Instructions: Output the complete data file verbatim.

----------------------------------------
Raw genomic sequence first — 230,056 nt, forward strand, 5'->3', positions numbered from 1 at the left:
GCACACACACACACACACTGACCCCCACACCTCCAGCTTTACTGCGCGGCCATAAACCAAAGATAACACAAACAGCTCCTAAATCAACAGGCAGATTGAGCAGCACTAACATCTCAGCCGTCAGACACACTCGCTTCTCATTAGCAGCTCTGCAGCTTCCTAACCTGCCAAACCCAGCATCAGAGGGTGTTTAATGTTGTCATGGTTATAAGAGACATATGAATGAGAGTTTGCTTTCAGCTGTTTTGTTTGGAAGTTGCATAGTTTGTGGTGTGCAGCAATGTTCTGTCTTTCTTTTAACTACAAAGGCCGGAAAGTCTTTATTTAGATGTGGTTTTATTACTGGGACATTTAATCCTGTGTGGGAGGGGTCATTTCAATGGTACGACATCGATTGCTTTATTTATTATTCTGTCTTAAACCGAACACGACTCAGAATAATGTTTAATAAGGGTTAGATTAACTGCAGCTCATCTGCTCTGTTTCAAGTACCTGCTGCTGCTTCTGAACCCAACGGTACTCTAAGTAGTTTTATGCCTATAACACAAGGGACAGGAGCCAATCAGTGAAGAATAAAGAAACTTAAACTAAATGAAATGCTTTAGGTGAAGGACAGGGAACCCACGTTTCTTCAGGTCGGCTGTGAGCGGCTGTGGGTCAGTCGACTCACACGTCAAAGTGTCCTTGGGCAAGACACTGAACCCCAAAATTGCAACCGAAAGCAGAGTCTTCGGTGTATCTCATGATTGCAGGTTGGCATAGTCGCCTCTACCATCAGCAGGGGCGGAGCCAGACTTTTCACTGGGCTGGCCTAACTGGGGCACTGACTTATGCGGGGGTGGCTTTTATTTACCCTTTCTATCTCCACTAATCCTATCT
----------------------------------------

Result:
Raw genomic sequence first — 230,056 nt, forward strand, 5'->3', positions numbered from 1 at the left:
GCACACACACACACACACTGACCCCCACACCTCCAGCTTTACTGCGCGGCCATAAACCAAAGATAACACAAACAGCTCCTAAATCAACAGGCAGATTGAGCAGCACTAACATCTCAGCCGTCAGACACACTCGCTTCTCATTAGCAGCTCTGCAGCTTCCTAACCTGCCAAACCCAGCATCAGAGGGTGTTTAATGTTGTCATGGTTATAAGAGACATATGAATGAGAGTTTGCTTTCAGCTGTTTTGTTTGGAAGTTGCATAGTTTGTGGTGTGCAGCAATGTTCTGTCTTTCTTTTAACTACAAAGGCCGGAAAGTCTTTATTTAGATGTGGTTTTATTACTGGGACATTTAATCCTGTGTGGGAGGGGTCATTTCAATGGTACGACATCGATTGCTTTATTTATTATTCTGTCTTAAACCGAACACGACTCAGAATAATGTTTAATAAGGGTTAGATTAACTGCAGCTCATCTGCTCTGTTTCAAGTACCTGCTGCTGCTTCTGAACCCAACGGTACTCTAAGTAGTTTTATGCCTATAACACAAGGGACAGGAGCCAATCAGTGAAGAATAAAGAAACTTAAACTAAATGAAATGCTTTAGGTGAAGGACAGGGAACCCACGTTTCTTCAGGTCGGCTGTGAGCGGCTGTGGGTCAGTCGACTCACACGTCAAAGTGTCCTTGGGCAAGACACTGAACCCCAAAATTGCAACCGAAAGCAGAGTCTTCGGTGTATCTCATGATTGCAGGTTGGCATAGTCGCCTCTACCATCAGCAGGGGCGGAGCCAGACTTTTCACTGGGCTGGCCTAACTGGGGCACTGACTTATGCGGGGGTGGCTTTTATTTACCCTTTCTATCTCCACTAATCCTATCT